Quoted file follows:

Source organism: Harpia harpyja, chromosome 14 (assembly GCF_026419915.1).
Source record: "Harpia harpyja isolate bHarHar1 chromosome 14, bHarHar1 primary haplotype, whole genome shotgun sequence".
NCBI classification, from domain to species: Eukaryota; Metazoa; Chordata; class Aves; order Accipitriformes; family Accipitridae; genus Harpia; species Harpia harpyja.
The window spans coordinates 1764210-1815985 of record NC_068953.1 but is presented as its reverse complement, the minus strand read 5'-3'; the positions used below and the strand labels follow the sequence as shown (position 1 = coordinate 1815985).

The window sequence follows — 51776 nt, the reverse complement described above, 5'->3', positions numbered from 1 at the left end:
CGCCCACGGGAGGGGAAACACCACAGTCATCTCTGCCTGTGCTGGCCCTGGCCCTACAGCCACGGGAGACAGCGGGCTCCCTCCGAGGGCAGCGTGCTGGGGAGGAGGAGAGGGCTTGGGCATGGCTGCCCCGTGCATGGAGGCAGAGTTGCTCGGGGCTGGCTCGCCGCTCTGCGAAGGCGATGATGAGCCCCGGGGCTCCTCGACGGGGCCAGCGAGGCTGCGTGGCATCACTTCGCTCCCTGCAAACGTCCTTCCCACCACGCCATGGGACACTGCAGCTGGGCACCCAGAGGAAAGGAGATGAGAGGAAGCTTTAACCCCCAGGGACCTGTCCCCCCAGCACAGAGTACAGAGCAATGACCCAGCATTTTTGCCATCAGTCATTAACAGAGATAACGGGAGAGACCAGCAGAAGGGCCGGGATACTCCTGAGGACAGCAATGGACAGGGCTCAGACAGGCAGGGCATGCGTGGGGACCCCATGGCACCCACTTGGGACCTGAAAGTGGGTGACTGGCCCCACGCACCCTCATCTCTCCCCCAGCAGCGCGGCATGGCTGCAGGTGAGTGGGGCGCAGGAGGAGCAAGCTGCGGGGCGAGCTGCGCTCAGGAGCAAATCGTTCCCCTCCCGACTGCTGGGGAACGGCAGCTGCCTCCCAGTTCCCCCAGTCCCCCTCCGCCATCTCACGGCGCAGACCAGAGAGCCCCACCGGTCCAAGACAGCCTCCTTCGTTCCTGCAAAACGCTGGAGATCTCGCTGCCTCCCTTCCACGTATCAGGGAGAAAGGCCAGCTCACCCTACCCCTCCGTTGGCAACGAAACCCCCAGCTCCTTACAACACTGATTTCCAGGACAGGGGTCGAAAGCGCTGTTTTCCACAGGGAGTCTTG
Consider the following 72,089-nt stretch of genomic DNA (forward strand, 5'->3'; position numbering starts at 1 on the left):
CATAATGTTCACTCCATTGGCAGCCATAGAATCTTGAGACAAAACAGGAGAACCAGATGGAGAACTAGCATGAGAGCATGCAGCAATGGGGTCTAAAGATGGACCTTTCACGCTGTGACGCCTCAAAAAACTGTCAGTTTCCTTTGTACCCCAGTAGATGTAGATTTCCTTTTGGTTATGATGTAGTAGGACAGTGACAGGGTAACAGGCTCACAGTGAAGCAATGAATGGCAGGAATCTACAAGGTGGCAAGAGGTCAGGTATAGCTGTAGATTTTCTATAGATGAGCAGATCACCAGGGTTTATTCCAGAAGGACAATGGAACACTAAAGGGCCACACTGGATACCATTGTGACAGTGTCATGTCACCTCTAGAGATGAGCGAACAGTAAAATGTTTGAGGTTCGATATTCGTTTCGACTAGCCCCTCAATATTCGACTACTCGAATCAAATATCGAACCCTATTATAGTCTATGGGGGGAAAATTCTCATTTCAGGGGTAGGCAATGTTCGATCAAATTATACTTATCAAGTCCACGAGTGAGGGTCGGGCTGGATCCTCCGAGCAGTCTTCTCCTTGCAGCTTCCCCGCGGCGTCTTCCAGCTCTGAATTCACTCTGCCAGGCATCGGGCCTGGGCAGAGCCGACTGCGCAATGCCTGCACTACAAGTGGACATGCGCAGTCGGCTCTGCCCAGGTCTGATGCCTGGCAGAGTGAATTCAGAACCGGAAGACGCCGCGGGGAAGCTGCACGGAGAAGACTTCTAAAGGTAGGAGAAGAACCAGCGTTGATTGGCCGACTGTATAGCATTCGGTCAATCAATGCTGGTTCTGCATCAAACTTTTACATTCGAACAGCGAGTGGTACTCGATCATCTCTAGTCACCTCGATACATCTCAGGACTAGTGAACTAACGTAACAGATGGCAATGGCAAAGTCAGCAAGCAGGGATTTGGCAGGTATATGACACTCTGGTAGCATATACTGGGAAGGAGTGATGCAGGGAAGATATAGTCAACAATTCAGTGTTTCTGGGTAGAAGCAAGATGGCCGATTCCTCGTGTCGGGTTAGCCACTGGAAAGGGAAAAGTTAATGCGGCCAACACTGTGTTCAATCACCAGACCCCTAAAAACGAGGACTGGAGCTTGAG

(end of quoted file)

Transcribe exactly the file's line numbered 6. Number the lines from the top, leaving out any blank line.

CGCCCACGGGAGGGGAAACACCACAGTCATCTCTGCCTGTGCTGGCCCTGGCCCTACAGCCACGGGAGACAGCGGGCTCCCTCCGAGGGCAGCGTGCTGGGGAGGAGGAGAGGGCTTGGGCATGGCTGCCCCGTGCATGGAGGCAGAGTTGCTCGGGGCTGGCTCGCCGCTCTGCGAAGGCGATGATGAGCCCCGGGGCTCCTCGACGGGGCCAGCGAGGCTGCGTGGCATCACTTCGCTCCCTGCAAACGTCCTTCCCACCACGCCATGGGACACTGCAGCTGGGCACCCAGAGGAAAGGAGATGAGAGGAAGCTTTAACCCCCAGGGACCTGTCCCCCCAGCACAGAGTACAGAGCAATGACCCAGCATTTTTGCCATCAGTCATTAACAGAGATAACGGGAGAGACCAGCAGAAGGGCCGGGATACTCCTGAGGACAGCAATGGACAGGGCTCAGACAGGCAGGGCATGCGTGGGGACCCCATGGCACCCACTTGGGACCTGAAAGTGGGTGACTGGCCCCACGCACCCTCATCTCTCCCCCAGCAGCGCGGCATGGCTGCAGGTGAGTGGGGCGCAGGAGGAGCAAGCTGCGGGGCGAGCTGCGCTCAGGAGCAAATCGTTCCCCTCCCGACTGCTGGGGAACGGCAGCTGCCTCCCAGTTCCCCCAGTCCCCCTCCGCCATCTCACGGCGCAGACCAGAGAGCCCCACCGGTCCAAGACAGCCTCCTTCGTTCCTGCAAAACGCTGGAGATCTCGCTGCCTCCCTTCCACGTATCAGGGAGAAAGGCCAGCTCACCCTACCCCTCCGTTGGCAACGAAACCCCCAGCTCCTTACAACACTGATTTCCAGGACAGGGGTCGAAAGCGCTGTTTTCCACAGGGAGTCTTG